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Mr. HULSHOF. Mr. Speaker, I thank the gentleman from Louisiana.
Mr. Speaker, there seems to be a lot of self-congratulations, at least on one side of this Chamber. Let me congratulate some who have spoken here for what appears to this Member to be a pretty breath-taking lack of consistency. My good friend from Fremont Hills has pointed the finger to this side and said we Republicans, we don't care about children.
I would remind my chairman, Mr. Speaker, that the children's health program was created by a Republican majority. The gentleman points out that this bill today is funded, as the gentleman is nodding, as that bill was funded. And I would say, Mr. Speaker, 10 years ago and 2 days on July 30, rollcall vote no. 345, on this floor, on the conference report creating the Children's Health Insurance Program, I was proud to be one of 346 ``aye'' votes. There were 85 ``no'' votes. The gentleman from California was a ``no'' vote. The chairman of the Ways and Means Committee was a ``no'' vote. I find that a bit interesting. Because, today, the gentleman from California talks about this being the identical bill. This is not the identical bill.
As my friend from Louisiana has said, we would love to reauthorize the program for needy children. But should we allow a family in New York making $80,000 a year free health care, free to them, but paid for by 15,000 constituents I am privileged to represent who would have their vision care or dental benefits or oxygen services cut, and the savings then given to that couple making $80,000 in New York City?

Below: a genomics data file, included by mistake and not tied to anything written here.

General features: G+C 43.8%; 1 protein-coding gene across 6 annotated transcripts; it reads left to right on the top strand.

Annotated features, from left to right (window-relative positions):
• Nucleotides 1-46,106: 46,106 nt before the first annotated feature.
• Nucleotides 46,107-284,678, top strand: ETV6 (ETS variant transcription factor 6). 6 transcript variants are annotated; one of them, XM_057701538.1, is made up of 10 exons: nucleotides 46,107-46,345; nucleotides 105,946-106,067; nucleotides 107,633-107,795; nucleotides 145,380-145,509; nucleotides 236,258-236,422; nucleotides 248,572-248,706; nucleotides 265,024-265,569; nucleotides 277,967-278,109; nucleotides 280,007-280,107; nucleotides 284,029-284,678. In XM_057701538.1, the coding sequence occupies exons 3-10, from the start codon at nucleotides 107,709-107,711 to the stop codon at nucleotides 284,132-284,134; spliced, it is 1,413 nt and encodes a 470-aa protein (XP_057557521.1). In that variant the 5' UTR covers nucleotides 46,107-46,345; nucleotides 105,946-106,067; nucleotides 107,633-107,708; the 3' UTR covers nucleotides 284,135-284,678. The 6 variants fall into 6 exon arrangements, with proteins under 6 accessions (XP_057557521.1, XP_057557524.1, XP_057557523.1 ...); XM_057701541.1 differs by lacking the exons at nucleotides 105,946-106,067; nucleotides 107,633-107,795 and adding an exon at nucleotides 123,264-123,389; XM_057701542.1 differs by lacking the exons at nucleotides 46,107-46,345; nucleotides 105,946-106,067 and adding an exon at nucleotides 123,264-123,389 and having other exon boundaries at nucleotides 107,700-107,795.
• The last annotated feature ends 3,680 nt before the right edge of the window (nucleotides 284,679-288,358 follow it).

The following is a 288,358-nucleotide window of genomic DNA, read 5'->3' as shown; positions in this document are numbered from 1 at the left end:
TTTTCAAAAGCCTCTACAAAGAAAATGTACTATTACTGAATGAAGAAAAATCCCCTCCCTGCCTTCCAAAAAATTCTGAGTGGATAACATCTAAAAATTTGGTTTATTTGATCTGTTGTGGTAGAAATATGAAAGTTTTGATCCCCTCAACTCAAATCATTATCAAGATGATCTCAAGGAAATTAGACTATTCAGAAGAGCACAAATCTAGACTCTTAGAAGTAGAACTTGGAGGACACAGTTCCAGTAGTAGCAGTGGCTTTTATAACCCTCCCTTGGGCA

One-half of the new enrollees under the majority's bill, those new enrollees would be people who already have health insurance coverage. There is, as the gentleman pointed out, a brand new, per capita tax on every health plan in America that raises $2 billion. There are rifle-shot reimbursements for hospitals in order, presumably, to sway undecided Members from Michigan and New York and Tennessee.
And can anyone really defend the children's health program for childless adults, childless adults now being able to qualify for the children's health insurance program?
Needy children, absolutely. Well-to-do adults, I suggest no, certainly not at the expense of cuts to senior citizens. We can do better. I urge a ``no'' vote.
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